Most machinery distributors offer preventive maintenance service visits for a flat rate or for discounted parts and labor costs. If your provider doesn’t offer service agreements, propose a plan. Not only do service contracts help ensure that maintenance is performed on your equipment, but they also help you budget for it. Because maintenance programs are especially important for frequently used equipment, consider service programs for these machines at least.
  6. Buy spare parts before they are needed
    Ask your equipment provider for a recommended spare parts list. You need not buy everything on the list, but when service technicians are in your plant, ask what they recommend that you keep in your stock. The most needed parts usually can be purchased inexpensively, minimizing downtime when they are needed.
  7. Let employees learn from equipment service personnel
    When a technician is working on a machine, have appropriate personnel watch and ask questions. After a few visits with a service tech, your operator may be able to troubleshoot, fix simple problems, and know when to call for expert help. The technician can tell you which preventive maintenance procedures your operator may be competent to safely perform.
  8. Document service visits
    When you schedule a maintenance visit, make sure that the service tech will record the inspection. It is important to document not only the date of service, but also what parts of the machine have been checked and what service was performed. Have the rep provide a copy of the inspection record. This checklist will function as a record of service performed and will help you identify items your employees should be inspecting regularly on their own.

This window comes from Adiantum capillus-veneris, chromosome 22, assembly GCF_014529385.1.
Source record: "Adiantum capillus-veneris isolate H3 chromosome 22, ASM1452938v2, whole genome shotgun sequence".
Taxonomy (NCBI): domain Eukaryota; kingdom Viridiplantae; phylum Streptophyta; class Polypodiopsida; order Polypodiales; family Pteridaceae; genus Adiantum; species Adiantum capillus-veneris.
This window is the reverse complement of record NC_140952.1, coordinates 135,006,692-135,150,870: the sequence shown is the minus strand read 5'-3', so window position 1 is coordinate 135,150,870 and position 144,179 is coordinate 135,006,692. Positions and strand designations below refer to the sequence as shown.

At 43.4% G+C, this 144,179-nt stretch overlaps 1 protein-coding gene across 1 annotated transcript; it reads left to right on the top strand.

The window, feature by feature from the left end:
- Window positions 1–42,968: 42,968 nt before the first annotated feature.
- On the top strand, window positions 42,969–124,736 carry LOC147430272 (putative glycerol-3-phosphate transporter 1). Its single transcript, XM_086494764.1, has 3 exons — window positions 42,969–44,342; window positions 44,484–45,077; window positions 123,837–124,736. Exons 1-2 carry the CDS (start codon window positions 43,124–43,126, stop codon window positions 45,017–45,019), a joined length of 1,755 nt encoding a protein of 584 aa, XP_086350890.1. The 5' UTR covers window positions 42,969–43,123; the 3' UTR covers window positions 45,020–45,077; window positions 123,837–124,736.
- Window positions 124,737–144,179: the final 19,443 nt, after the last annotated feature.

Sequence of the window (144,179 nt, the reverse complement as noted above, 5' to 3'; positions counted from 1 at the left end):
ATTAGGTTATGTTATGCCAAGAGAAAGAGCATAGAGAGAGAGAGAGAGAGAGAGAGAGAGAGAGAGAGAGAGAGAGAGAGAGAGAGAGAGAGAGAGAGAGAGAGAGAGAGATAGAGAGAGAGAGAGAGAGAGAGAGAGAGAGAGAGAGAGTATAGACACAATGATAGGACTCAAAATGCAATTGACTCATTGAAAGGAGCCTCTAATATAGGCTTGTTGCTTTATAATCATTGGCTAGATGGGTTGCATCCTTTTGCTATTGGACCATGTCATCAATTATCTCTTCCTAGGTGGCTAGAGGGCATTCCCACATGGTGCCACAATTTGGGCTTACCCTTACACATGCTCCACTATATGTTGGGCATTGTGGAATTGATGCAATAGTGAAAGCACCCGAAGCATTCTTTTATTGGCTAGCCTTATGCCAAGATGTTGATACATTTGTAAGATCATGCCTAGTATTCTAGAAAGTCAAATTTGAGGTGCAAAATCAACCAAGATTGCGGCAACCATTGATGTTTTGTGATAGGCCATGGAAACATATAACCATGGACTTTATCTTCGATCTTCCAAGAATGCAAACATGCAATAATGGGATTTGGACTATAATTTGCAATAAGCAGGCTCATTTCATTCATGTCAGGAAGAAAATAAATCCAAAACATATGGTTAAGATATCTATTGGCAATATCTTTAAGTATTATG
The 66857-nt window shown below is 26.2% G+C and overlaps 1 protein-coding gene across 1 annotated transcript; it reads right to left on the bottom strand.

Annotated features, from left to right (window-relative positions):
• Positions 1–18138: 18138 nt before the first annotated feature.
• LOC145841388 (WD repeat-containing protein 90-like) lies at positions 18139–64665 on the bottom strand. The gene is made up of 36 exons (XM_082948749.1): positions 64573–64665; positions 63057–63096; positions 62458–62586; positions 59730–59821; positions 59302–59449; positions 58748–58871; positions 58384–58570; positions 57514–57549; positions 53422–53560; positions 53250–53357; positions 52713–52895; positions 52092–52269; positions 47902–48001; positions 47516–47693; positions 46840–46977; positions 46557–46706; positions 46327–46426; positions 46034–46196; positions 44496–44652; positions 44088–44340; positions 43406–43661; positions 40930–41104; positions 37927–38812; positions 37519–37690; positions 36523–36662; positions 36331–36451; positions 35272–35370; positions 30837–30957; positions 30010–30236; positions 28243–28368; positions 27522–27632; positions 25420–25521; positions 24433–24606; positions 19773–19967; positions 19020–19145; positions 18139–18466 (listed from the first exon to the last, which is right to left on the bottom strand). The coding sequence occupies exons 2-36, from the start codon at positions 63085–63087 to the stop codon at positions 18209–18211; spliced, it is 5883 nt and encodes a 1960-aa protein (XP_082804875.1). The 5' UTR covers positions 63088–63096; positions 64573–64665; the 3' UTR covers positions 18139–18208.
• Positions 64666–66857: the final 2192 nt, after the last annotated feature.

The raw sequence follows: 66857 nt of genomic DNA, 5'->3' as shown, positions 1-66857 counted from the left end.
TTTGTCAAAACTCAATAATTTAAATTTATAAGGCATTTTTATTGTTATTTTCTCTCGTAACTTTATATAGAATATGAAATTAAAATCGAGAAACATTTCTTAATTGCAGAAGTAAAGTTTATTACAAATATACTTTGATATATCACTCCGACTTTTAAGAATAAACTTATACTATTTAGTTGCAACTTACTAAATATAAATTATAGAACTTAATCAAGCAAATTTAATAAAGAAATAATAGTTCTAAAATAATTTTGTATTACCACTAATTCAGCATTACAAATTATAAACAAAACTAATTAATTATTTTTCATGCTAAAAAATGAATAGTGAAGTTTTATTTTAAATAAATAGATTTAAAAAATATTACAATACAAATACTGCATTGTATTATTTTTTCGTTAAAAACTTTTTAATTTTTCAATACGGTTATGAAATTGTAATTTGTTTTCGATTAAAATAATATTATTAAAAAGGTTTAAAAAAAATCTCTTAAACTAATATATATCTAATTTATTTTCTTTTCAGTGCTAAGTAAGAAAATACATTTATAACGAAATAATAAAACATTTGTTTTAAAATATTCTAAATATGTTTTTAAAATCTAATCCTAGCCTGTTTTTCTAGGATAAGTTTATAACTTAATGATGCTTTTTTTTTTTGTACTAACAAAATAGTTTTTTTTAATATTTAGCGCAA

9. Keep service manuals handy
    Manuals are often misplaced, but it is critical for machine operators to have access to them. The manuals contain valuable information such as schematics, parts identification, operational instructions, safety guidelines, and cleaning recommendations. Most manuals have a maintenance section detailing what should be done and at what frequency. This type of information is especially important to operators who were not around for the machine’s original training session.
  10. Ensure that management is committed to preventive maintenance
    Failing to schedule preventive maintenance, overriding scheduled maintenance in order to meet production needs, and asking employees to keep maintenance costs down can send the wrong message, and ultimately cost an organization more in terms of machine downtime and repair expenses. If production needs don’t allow for scheduled maintenance tasks to be executed, consider having the equipment maintained during off hours. When considering budgetary needs, realize that failure to perform preventive maintenance may result in much higher costs if equipment breaks down, particularly during a busy production time.

Preventative maintenance plans are worth the investment of time and energy because they help to predict the future. You can’t always tell when X, Y, or Z will happen, but a good plan will ensure a proactive strategy for preventing problems, funding improvements, and enhancing your laundry assets.